DFEH Issues Pointed Guidance About Making Vaccines Mandatory for Employees

Greenberg Glusker LLP

Greenberg Glusker LLP

The California Department of Fair Employment and Housing (“DFEH”) has updated its COVID-19 guidance (effective 3/4/21, replacing its previous version from 7/24/20).

Use Caution If You Are Considering Making Vaccines Mandatory

The DFEH now says employers may require employees to receive a Food and Drug Administration (FDA)-approved vaccination. We suspect that many employers will be misled by this guidance because many COVID vaccines are available and being administered to many people.  The new guidance relates only to FDA-approved vaccines. Currently available COVID vaccines are not FDA-approved; they have only received emergency use authorization (“EUA”) at this time. 

As explained in an FDA update on COVID preventions and treatments,  EUA and FDA approval are not the same thing. “The EUA process is different than an FDA approval or clearance. Under an EUA, in an emergency, the FDA makes a product available to the public based on the best available evidence, without waiting for all the evidence that would be needed for FDA approval or clearance.” Furthermore, to the extent practicable, the FDA must ensure that recipients of the vaccine under an EUA are informed of a variety of things, including that consumers have “the option to accept or refuse the vaccine, and of any available alternatives to the product.”

Absent additional clarification and/or FDA approval, we do not construe this new DFEH guidance as permission to implement a mandatory COVID vaccine program.

Comply With the FEHA

Even when offering a voluntary vaccination program or deciding to require employee vaccinations that are FDA-approved, employers must still comply with the Fair Employment and Housing Act (“FEHA”). This means the employer must: 

  • Not discriminate against or harass employees or job applicants on the basis of a protected characteristic;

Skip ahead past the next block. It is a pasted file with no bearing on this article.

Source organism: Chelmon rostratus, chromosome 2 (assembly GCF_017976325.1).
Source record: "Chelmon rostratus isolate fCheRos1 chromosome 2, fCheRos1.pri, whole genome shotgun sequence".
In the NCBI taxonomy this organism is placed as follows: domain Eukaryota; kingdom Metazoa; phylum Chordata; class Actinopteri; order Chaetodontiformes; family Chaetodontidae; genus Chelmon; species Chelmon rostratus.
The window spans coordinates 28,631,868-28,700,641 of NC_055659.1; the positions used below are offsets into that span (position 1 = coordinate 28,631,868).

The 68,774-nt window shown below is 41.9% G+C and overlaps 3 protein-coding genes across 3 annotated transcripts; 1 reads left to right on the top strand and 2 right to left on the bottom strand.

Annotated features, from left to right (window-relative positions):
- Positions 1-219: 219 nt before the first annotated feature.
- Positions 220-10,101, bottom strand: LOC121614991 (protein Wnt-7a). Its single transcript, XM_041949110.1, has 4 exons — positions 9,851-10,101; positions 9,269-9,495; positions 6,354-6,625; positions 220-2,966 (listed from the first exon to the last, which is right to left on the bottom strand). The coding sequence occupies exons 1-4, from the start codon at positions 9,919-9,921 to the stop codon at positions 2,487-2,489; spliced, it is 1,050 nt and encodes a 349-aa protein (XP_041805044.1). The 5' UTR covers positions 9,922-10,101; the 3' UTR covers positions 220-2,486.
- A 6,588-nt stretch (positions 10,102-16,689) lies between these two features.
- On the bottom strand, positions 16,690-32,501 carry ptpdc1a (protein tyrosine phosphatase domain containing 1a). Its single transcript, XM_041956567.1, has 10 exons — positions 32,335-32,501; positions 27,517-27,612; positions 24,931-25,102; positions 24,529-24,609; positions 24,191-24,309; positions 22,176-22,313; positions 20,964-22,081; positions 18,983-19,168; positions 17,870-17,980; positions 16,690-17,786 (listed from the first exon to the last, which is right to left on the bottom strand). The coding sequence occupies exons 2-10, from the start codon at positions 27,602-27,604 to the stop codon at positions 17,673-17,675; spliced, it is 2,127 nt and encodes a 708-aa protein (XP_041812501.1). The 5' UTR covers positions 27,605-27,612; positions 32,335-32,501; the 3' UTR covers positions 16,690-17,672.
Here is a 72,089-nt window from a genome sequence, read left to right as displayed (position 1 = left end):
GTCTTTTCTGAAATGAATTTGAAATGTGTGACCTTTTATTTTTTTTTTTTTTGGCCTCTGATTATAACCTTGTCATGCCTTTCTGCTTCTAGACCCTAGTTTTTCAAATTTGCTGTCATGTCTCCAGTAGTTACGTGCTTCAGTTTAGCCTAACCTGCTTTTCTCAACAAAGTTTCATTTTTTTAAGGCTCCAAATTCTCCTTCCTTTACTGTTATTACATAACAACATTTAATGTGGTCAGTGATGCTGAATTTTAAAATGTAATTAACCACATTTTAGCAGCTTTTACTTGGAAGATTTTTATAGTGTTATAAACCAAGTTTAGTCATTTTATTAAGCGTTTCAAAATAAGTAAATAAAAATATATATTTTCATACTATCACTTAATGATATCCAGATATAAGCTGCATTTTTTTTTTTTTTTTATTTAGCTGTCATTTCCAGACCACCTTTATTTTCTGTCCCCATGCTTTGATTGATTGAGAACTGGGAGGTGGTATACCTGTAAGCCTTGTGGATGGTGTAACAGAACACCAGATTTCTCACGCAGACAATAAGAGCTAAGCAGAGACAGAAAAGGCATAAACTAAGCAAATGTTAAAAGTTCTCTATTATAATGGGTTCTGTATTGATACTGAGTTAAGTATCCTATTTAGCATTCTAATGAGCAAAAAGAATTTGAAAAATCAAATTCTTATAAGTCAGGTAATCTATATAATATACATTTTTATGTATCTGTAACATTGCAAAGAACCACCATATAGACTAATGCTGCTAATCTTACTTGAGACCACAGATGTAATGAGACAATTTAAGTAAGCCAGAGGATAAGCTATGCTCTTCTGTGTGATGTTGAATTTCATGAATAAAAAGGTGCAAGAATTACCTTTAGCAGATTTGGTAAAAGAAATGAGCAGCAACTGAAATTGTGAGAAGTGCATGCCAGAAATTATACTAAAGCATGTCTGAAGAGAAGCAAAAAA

• Provide reasonable accommodations related to disability or sincerely held religious beliefs or practices;
    • Employers must engage in the interactive process with and reasonably accommodate these objections. Accommodations may include allowing the employee to continue to work from home, altering/staggering shifts, providing extra air purification and other increased safety measures, and, in some instances, job restructuring, although employers don’t have to provide accommodations that result in “undue hardship.”; and
  • Not retaliate against anyone for engaging in protected activity (such as requesting a reasonable accommodation).

Protect Employees’ Medical Information

The guidance makes clear that employers who are administering a voluntary COVID-19 vaccination program themselves may only ask employees for medical information if the questions are “job-related and consistent with business necessity.”

Employers may ask employees if they have been vaccinated or not in order to assess safety and risk factors in the workplace.  However, employers should make clear that employees will not be discriminated against based on religion, disability, or medical condition.

Similarly, an employer can require an employee or job applicant who represents that they have been vaccinated by a third-party administrator to provide proof. However, the request must not be related to disability, religious creed, or a medical examination. Employers should instruct employees and applicants to omit any medical information regarding disabilities or other protected information from any proof of vaccination.

DISCLAIMER: Because of the generality of this update, the information provided herein may not be applicable in all situations and should not be acted upon without specific legal advice based on particular situations.

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